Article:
One of the challenges once you start your descent is the congestion of all the arriving airplanes for the same airport. They all have to once again get merged into an organized order and slow down for the final approach and landing. This "compresses" the traffic into a tight bunch of aircraft trying to land. The first Air Traffic Management (ATM) Technology Demonstration (ATD-1) will demonstrate the ability to make the best arrival schedule to accommodate everyone. (Yes, sometimes we nest acronyms into acronyms – more confusing to look at, but faster to say and type once you know what they mean!). Three NASA-developed technologies will be integrated into ATD-1:
- Advanced scheduling based on more accurate position information from aircraft, using ADS-B, will make the best arrival schedule to accommodate everyone.
- Controller tools will be integrated with the scheduling tools to help keep aircraft spaced properly and on schedule.
- Advanced cockpit instrumentation and information will allow the pilots to maintain their proper position and safe spacing in the arrival stream of aircraft without occupying unneeded space.
Together, these tools will bring your flight to the runway landing on schedule and SARDA will once again help find the best path for your plane to make its way into its arrival gate.
Even some of these new technologies could use additional information from time to time. When the winds at an airport begin to change, the runways used for takeoff and landing may have to be switched. For example, all the airplanes may have to start landing from the north when they were landing from the east. The Runway Configuration Manager (RCM) is a tool that will give information to either the operators or potentially some of the other automated scheduling tools when the airport setup needs to be changed. With enough advance notice, the
airplanes can be directed to the new runways without wasting time and fuel turning around on the airport taxiways or changing directions in the air.
Additionally, there are various weather issues that could happen in one small area that can affect the airline operations throughout the country. In San Francisco, stratus is the marine layer or "fog" that the Bay Area sees during the summer months. Because the layer can obscure the pilot’s view of the airport during landing, the aircraft must fly an instrument-guided approach. Currently, when there's fog like this, planes have to land single-file into the San Francisco airport (SFO), as opposed to when it is clear and planes can approach and land in pairs, almost side by side. NASA has developed a computer tool we call SFO Stratus that helps advise the FAA System Command Center, where the nation's "coaches calling the plays" for the whole national system are located. With the tool advisories, they can make more accurate decisions on when to let airplanes around the country leave for San Francisco so that by the time the planes arrive the fog will have lifted and they can use the more efficient side-by-side arrivals. Without the tool, the FAA System Command Center may send too many planes too early or perhaps might hold planes back all over the country, unnecessarily causing delays to you and me during our travels.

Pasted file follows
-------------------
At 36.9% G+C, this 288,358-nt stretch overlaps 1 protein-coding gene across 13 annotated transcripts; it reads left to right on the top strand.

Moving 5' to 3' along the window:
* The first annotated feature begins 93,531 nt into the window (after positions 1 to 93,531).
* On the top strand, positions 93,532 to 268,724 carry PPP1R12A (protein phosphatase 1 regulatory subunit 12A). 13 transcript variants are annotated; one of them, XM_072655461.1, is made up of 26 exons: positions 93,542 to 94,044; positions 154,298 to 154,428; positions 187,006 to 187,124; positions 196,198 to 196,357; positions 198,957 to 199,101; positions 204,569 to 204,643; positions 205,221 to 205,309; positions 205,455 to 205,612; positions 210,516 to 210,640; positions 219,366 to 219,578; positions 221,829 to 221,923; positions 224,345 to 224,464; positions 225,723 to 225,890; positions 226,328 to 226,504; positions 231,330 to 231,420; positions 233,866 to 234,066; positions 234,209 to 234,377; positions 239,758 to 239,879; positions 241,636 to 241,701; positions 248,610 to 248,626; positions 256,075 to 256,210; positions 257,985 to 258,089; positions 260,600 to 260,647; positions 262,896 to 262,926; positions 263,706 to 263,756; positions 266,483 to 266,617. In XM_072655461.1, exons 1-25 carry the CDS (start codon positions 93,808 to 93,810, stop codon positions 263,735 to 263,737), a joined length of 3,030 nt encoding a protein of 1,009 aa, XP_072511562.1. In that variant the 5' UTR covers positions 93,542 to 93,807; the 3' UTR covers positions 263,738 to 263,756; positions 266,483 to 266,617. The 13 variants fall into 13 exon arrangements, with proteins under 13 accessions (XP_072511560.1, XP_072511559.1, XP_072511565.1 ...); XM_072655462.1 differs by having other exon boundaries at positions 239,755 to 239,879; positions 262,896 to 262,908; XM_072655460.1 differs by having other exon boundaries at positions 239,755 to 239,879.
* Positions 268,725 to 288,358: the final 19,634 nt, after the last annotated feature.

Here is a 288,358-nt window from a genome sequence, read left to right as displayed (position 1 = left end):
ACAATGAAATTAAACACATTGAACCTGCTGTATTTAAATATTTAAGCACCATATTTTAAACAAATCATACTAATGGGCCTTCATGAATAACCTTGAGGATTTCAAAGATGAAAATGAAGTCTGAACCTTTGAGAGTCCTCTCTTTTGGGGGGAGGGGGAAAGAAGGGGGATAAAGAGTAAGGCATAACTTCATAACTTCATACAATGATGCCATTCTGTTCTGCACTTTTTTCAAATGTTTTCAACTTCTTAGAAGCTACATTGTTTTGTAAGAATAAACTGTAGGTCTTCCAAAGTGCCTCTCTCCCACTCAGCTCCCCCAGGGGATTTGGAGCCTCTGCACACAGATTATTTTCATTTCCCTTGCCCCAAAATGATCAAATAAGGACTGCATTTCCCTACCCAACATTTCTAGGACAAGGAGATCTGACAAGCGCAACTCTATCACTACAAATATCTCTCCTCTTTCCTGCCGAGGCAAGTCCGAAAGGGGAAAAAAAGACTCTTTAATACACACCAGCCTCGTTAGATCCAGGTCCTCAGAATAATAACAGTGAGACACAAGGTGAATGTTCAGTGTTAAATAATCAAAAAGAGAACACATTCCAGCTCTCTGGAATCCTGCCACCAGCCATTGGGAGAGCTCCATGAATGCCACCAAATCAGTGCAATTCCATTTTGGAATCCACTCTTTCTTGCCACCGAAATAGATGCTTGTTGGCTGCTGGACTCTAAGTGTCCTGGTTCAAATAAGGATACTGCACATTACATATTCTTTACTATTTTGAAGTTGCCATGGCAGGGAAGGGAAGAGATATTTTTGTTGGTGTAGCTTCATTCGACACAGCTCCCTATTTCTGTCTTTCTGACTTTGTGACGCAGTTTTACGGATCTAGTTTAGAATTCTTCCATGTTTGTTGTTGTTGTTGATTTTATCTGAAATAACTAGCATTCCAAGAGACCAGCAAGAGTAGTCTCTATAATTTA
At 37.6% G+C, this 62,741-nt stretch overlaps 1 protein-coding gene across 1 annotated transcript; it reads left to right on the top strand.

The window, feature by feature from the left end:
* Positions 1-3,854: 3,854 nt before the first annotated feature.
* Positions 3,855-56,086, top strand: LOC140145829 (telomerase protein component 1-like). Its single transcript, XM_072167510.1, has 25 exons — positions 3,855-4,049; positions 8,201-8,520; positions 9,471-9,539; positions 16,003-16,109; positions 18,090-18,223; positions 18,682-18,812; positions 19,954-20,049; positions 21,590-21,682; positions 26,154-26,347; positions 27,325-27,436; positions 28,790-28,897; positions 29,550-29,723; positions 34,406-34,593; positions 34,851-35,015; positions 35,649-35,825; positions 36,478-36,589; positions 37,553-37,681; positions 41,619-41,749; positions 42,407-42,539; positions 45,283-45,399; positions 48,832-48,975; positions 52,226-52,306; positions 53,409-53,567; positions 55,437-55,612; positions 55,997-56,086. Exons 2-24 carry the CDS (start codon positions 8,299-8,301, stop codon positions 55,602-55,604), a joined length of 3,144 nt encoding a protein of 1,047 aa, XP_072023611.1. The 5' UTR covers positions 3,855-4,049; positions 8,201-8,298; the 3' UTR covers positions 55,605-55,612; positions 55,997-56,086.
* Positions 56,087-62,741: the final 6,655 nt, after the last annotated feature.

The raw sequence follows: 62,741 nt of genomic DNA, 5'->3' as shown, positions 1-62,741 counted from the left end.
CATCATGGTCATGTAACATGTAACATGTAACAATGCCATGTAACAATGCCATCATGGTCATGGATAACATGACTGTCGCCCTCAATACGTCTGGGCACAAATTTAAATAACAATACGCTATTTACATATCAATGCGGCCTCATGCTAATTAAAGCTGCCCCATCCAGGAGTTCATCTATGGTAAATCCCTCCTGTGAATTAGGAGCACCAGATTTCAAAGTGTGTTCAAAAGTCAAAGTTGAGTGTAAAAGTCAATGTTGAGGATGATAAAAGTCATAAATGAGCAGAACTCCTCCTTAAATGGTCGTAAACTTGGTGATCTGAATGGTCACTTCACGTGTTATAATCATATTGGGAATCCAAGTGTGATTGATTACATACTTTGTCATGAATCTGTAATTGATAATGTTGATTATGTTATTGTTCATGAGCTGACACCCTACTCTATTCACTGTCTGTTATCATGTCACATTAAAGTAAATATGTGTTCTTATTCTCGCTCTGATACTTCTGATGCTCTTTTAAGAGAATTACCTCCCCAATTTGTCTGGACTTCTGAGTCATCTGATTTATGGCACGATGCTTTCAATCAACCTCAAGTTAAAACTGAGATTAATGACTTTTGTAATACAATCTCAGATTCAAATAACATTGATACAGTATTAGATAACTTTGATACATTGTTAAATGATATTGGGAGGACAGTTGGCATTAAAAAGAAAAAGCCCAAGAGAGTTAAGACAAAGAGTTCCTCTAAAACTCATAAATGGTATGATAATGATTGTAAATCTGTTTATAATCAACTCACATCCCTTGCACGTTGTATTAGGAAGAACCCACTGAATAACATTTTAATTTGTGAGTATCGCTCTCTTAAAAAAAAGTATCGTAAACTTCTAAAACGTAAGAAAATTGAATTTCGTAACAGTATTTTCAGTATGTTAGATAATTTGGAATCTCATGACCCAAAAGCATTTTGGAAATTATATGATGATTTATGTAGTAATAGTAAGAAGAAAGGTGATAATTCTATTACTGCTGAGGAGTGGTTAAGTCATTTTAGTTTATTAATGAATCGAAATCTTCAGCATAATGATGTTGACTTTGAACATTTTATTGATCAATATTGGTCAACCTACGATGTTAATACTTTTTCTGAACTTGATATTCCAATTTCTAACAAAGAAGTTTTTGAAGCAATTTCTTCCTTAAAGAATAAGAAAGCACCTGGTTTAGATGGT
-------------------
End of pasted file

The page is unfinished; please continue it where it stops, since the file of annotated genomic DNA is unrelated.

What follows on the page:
8) When will all this affect me?
(Click to view answer)
Leighton: Technologies such as the SFO Stratus tool were actually being tested in the field by the FAA in the 2011 summer season. During this test phase there should be some benefit for the whole system including travelers. Each of the other technologies is in various stages of development. The PDRC is about to make its way into field testing for the first time. EDA, TBAS, SARDA and the components of ATD-1 have seen extensive testing in NASA's own simulation labs. This is typically the step right before trying them in the real world. There are numerous other technologies in early stages of development and experiments by researchers, not to mention the ideas yet to be thought of by our innovative staff.
Permanent implementation of the tools will be the responsibility of our partner agency, the FAA. It operates air transportation every day of the year so that we can fly to the multitude of places we want to or need to go, and will build and implement the actual Next Generation system of the future.
These NASA videos of current air traffic on a typical or atypical day best illustrate why NextGen will be so helpful. Managing air traffic is an extremely complex process. NextGen's new technologies and ways of doing things will help keep the U.S. air transportation system in smooth working order. Video credit: NASA/Smithsonian Air and Space Museum
› Read 8 Questions About NextGen, Part 2
Jessica Culler, 650-604-4789
NASA Ames Research Center